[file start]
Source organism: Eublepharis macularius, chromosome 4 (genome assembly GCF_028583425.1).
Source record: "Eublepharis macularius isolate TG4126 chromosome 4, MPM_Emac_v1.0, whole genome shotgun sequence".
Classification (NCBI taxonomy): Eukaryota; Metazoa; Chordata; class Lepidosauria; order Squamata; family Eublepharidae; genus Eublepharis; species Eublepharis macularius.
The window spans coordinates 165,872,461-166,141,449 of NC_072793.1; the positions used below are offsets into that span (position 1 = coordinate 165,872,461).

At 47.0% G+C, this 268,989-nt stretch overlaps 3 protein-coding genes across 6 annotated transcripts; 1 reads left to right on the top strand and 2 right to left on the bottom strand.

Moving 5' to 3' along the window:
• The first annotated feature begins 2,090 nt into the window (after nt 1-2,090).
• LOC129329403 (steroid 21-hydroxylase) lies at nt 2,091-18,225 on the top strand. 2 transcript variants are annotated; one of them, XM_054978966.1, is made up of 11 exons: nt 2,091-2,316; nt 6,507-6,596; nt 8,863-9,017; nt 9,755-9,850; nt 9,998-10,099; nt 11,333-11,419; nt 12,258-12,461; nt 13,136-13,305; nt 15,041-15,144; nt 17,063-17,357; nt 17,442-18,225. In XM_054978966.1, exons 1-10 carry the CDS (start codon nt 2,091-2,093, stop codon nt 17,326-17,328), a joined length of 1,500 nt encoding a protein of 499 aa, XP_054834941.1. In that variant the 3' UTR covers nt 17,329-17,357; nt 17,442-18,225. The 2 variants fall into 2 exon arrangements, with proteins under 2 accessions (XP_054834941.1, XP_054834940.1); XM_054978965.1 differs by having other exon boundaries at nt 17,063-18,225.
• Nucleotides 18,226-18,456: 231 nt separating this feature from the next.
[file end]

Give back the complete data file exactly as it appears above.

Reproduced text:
Source organism: Eublepharis macularius, chromosome 4 (genome assembly GCF_028583425.1).
Source record: "Eublepharis macularius isolate TG4126 chromosome 4, MPM_Emac_v1.0, whole genome shotgun sequence".
Classification (NCBI taxonomy): Eukaryota; Metazoa; Chordata; class Lepidosauria; order Squamata; family Eublepharidae; genus Eublepharis; species Eublepharis macularius.
The window spans coordinates 165,872,461-166,141,449 of NC_072793.1; the positions used below are offsets into that span (position 1 = coordinate 165,872,461).

At 47.0% G+C, this 268,989-nt stretch overlaps 3 protein-coding genes across 6 annotated transcripts; 1 reads left to right on the top strand and 2 right to left on the bottom strand.

Moving 5' to 3' along the window:
• The first annotated feature begins 2,090 nt into the window (after nt 1-2,090).
• LOC129329403 (steroid 21-hydroxylase) lies at nt 2,091-18,225 on the top strand. 2 transcript variants are annotated; one of them, XM_054978966.1, is made up of 11 exons: nt 2,091-2,316; nt 6,507-6,596; nt 8,863-9,017; nt 9,755-9,850; nt 9,998-10,099; nt 11,333-11,419; nt 12,258-12,461; nt 13,136-13,305; nt 15,041-15,144; nt 17,063-17,357; nt 17,442-18,225. In XM_054978966.1, exons 1-10 carry the CDS (start codon nt 2,091-2,093, stop codon nt 17,326-17,328), a joined length of 1,500 nt encoding a protein of 499 aa, XP_054834941.1. In that variant the 3' UTR covers nt 17,329-17,357; nt 17,442-18,225. The 2 variants fall into 2 exon arrangements, with proteins under 2 accessions (XP_054834941.1, XP_054834940.1); XM_054978965.1 differs by having other exon boundaries at nt 17,063-18,225.
• Nucleotides 18,226-18,456: 231 nt separating this feature from the next.